Ten Months of Having Lived in Norway Reflections

Ten months ago I took a one-way flight from New York’s JFK to Bergen, Norway’s Flesland Airport.  Having divorced my homeland on its national holiday was one of the hardest things I have ever had to do, but now-a-days I only look at our distance as a trial separation, for I never know where I may be one year from now.  Here are some of my random reflections and opinions based on my time here in Norway:

**I have come to terms with the fact that my Norwegian life will never be as ‘cool’ (for lack of a better word) as my American life.  But, with that being said, it’s still a good life and I’m thankful to be living in a country that has food, good citizens, adequate housing, and the purest water that has ever entered my mouth.  Thanks to these needs being fulfilled, I really don’t quite feel like an expat anymore.  I have a lot of friends, great family, and everything I need in this little Scandinavian country.  Sometimes I forget I’m a foreigner here .  I’ll be reminded when football season begins again…don’t worry.

**The Norwegian language isn’t that hard.  It is the dialects that kill me.  But I feel completely confident in my writing, reading, and depending on where in Norway I am, understanding abilities.  My speaking needs a little bit of work, however.  It’ll eventually get there.  What I have learned is not to stress over it.  If I had been here for 3 years or more and wasn’t using the language and wasn’t trying hard enough, then it would be problematic.  But I do pretty well considering I’ve been here for only 10 months, and I don’t need to be so hard on myself.

**Norwegian food is not the best food on the planet.  But, with a bottle of Sriracha, several spices, and a ridiculous amount of chili peppers or habernero peppers, it is not completely horrific.  I make a lot of Norwegian food in my flat.  This may come as a huge surprise to some, but I never really learned to cook American food (what is American food even???).  I just ate out all the time.  But, I’m always looking for American recipes… so if anyone has some simple ones, please hit me up with an email!  With that being said, my first meal back in the US will be Mexican food.  That is a 100% fact.

**I never knew what true boredom was until I moved here.  I thought being bored back home in the US was staying in for a night and catching up my TiVo… or having a chill night at a restaurant with friends.  Boredom here is knowing that you have watched every episode of Modern Family within 3 days because you had nothing else to do.  Ok ok… I’d maybe do that in the US too.  But either way, I get cabin fever all too often in Norway and it is hard to treat it… depending on where you are.  Oslo does have a great amount of things to do, however… so living there has made me lose a bit of the “Norway is boring” feeling.

**The people are not outwardly as friendly and compassionate as Americans.  Well, I knew this from the moment I traveled in this country (which was 7 months before my move here).  But, they are sweet and genuine once you get to know them.  This is subjective of course, but I personally think the people in Oslo are a bit more outgoing than people in Bergen.  People I know in Bergen say otherwise.  Many of those people have never been to Oslo though. ;)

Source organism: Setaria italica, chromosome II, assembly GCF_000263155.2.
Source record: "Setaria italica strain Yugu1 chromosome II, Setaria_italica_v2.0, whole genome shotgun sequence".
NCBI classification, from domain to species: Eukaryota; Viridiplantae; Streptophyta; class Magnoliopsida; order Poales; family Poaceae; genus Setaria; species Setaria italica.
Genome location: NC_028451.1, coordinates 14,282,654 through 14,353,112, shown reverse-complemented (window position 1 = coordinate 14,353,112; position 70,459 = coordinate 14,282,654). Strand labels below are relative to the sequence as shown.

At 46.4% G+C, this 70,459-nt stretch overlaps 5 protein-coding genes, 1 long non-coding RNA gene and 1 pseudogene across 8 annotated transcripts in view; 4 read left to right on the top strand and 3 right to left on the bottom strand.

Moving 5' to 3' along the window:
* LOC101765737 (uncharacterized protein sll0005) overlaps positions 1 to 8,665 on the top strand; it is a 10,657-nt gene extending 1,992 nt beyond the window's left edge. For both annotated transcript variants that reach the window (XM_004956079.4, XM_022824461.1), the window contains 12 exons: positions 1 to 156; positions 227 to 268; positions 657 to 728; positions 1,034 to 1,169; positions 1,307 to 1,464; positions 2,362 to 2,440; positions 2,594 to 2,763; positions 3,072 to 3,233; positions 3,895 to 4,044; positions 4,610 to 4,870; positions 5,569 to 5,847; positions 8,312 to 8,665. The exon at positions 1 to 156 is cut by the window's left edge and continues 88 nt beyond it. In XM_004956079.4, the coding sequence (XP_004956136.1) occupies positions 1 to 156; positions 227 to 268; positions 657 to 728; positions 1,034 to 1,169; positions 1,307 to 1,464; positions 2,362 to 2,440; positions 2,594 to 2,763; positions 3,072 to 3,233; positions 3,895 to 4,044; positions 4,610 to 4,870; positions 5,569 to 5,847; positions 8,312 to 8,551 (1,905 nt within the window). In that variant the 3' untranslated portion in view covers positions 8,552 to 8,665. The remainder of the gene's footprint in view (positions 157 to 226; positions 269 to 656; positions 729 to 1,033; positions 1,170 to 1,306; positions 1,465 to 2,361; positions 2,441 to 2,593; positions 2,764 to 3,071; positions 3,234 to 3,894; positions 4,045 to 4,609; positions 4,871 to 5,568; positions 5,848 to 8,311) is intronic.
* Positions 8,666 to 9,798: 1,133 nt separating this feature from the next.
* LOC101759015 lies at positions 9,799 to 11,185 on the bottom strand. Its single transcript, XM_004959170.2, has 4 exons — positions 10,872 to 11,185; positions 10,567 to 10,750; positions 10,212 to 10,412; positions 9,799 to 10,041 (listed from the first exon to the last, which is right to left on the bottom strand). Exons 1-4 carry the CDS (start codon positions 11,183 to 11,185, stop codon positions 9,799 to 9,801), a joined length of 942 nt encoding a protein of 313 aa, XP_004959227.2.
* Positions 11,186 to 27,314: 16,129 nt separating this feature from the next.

To be continued…on Monday!

Comments (16)

Hahaha, I’m so with you on the boredom thing. And making friends here is so difficult because of your last reason. People jsut aren’t as open and friendly here.

wow i can’t believe it’s been 10 months already!

Funny in My Mind

OK questions.
Why did you move to Norway? How did you choose it out of so many places? What is in that pot? Ham?
I can give you an amazing easy chicken enchilada recipe if you want.
What are the staple foods in Norway? Do they have the same fast food places we do? Where are you from the the US?

Whoa I forget that it’s been about the same amount of time that we have been here. Good thing we have blogging for frequent boredom cures :)

Okay girl, if you’re going to learn to cook over here, salmon is a great place to start. The quality of the salmon here is superb, and the price is reasonable (compared to everything else), and it’s both tasty and enormously good for you. You can do many things to prep it before baking/broiling/pan frying/poaching it. Marinate in teriyaki sauce for an hour in plastic bag; or a bbq or cajun blackening seasoning rub, that works very well with pan frying; poaching is simple and adds no calories to speak of…endless ways to use the stuff, email me if you want some actual recipes. The torsk/cod is good too, though it lacks the flavor of salmon. Roasted vegetables like broccoli or asparagus, or root veggies like carrots and parsnips and sweet potatoes goes well with the fish. Wash the veg and either dry w/paper towel or air dry; shake in plastic bag with a Tbs extra virgin olive oil, kosher salt, fresh black pepper. Dump on a tray and pop in oven at 200C until they’re done (wilted-looked if a green veg, or appear soft if a root crop). Can drip a little balsamic vinegar on top of the green veggies if you like it, after getting it out of oven. If you do the root crops, the leftovers make a great roasted veg soup the next day, easy peasy.

We do Salmon in foil in the oven with really really thin cut carrots and leeks. Sooooo good!! with just a little lemon pepper. Sometimes comes out a bit carmelized which is even better. We serve with sour cream…….and potatoes but of course rice or pasta would be good I think.
dd

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